Inattention to appeals, pressure to move other work, and under staffing of appeals operations created inefficiencies which spun out of control. For instance, a high level VBA official involved in appeals recently related that certain work management practices facilitated one segment of the work at the expense of appeals. What he described was this: A veteran submits an NOD on one issue while submitting a supplemental claim on a different issue. Since the NOD and claims material were screened by personnel trained to develop claims, they would initiate development first and not submit the NOD to the appeals team. As a result, months would go by before someone else noticed the NOD and placed it under control.
One problem appeals processing has in common with claims processing is development. Many claimants either submit additional evidence or identify additional evidence during the appeals process. Additional evidence is rarely sufficient by itself to allow VA to grant the benefit sought on appeal. As a result, VA is required to order a VA examination. If the claimant identifies additional evidence, VA is required to assist the claimant in obtaining it. Identifying exactly the right action to take to properly develop an appeal remains a challenge for VA. In FY 2012, the BVA remanded for additional development 45.8 percent of the appeals it considered. A large portion of these appeals were remanded to correct development deficiencies that were not addressed prior to shipping the appeal to the BVA.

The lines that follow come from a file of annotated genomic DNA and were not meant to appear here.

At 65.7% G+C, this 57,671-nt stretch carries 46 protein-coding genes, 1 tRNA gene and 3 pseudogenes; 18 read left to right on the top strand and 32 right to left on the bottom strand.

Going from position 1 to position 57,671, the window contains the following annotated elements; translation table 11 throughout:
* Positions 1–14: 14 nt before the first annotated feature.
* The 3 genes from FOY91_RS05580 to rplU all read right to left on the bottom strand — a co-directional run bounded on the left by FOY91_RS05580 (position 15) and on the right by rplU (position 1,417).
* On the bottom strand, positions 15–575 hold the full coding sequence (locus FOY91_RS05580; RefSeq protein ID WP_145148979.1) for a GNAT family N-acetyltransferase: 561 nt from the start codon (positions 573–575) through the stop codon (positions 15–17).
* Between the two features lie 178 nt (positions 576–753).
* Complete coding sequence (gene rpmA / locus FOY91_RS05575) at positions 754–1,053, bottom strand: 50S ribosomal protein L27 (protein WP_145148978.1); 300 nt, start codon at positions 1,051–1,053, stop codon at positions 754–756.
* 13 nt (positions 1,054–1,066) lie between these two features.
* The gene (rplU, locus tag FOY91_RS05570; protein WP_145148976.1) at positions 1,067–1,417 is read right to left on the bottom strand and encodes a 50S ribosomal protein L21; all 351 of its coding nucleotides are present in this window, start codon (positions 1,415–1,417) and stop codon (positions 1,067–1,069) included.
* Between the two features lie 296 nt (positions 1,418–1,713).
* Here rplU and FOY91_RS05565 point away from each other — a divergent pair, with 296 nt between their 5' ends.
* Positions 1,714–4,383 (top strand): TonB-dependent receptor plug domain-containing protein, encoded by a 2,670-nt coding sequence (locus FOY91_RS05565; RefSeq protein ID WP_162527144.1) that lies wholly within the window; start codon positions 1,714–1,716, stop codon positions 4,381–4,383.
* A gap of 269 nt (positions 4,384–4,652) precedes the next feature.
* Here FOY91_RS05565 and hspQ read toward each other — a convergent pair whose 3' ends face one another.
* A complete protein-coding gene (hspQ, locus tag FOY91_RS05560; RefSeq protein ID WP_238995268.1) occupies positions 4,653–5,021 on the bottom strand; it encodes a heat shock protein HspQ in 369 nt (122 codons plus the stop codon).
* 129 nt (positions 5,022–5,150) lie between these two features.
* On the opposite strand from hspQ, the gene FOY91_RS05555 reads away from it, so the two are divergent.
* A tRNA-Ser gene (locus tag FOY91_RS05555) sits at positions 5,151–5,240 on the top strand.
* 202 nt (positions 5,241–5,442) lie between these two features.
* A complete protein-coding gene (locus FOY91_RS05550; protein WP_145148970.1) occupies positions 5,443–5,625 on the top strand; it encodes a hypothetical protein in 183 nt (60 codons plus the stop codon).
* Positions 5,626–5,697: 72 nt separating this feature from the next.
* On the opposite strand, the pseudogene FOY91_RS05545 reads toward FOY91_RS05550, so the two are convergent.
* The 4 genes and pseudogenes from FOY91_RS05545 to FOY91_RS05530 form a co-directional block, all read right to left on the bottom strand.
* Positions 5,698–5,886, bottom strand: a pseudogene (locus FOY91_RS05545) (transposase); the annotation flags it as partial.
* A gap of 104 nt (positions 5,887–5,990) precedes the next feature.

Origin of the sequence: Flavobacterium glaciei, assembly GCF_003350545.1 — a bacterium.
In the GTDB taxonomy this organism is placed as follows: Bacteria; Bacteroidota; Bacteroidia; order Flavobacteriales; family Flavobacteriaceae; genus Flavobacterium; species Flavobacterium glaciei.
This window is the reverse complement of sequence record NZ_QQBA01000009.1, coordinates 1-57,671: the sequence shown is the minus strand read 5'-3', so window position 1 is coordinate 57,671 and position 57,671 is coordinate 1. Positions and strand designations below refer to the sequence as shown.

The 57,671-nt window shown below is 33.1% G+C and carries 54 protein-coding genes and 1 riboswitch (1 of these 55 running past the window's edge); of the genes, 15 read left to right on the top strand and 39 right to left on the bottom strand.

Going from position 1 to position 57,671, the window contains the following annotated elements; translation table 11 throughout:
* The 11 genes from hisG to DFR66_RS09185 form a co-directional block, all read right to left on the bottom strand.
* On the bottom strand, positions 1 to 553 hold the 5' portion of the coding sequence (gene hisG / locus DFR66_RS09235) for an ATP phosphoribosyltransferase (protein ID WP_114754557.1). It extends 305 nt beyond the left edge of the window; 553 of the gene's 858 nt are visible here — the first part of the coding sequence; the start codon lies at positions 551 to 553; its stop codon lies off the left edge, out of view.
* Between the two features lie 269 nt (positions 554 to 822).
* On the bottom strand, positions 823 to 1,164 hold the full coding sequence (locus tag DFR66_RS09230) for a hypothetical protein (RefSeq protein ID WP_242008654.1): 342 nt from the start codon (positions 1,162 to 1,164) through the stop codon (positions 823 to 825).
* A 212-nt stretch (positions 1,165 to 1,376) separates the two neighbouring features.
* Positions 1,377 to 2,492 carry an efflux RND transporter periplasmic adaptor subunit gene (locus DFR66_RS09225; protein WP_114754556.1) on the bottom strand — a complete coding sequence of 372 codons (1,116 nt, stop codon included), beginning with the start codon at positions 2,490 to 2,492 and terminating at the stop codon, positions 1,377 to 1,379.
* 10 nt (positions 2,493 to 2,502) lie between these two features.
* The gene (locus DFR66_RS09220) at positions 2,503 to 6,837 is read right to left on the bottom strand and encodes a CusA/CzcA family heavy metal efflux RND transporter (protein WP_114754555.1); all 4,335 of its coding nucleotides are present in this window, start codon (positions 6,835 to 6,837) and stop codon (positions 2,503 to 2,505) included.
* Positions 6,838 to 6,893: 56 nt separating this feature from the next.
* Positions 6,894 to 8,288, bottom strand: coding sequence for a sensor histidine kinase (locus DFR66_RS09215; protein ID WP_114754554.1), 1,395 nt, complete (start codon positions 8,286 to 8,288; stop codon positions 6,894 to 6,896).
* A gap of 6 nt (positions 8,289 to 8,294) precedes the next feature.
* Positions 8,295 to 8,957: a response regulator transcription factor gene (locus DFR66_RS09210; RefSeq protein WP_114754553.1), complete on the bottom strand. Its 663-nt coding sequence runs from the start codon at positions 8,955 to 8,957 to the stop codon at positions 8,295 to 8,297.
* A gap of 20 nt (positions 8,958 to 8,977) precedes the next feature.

Many organizations and individuals have their own ideas about what is wrong with the appeals process and offer their own ideas for what should be done to fix it. While some would argue that the unique set of veteran friendly laws create obstacles to efficient appeals processing, or the creation of the Veterans Court in 1988 has been an engine of redefinition and change to the regulations and policies enacted by VA in a pre-Court era, or point to the dearth of attorneys representing claimants before the Board, the reality is that VBA has devoted too few resources, created too many process inefficiencies, and failed to timely and properly develop too many cases for the appeal process to be anything but dysfunctional. The VFW believes that if these three things are properly addressed VBA should be able to substantially shorten the time it takes to move an appeal from receipt of an NOD, issuance of an SOC, process a Form 9 and certify a case to the BVA.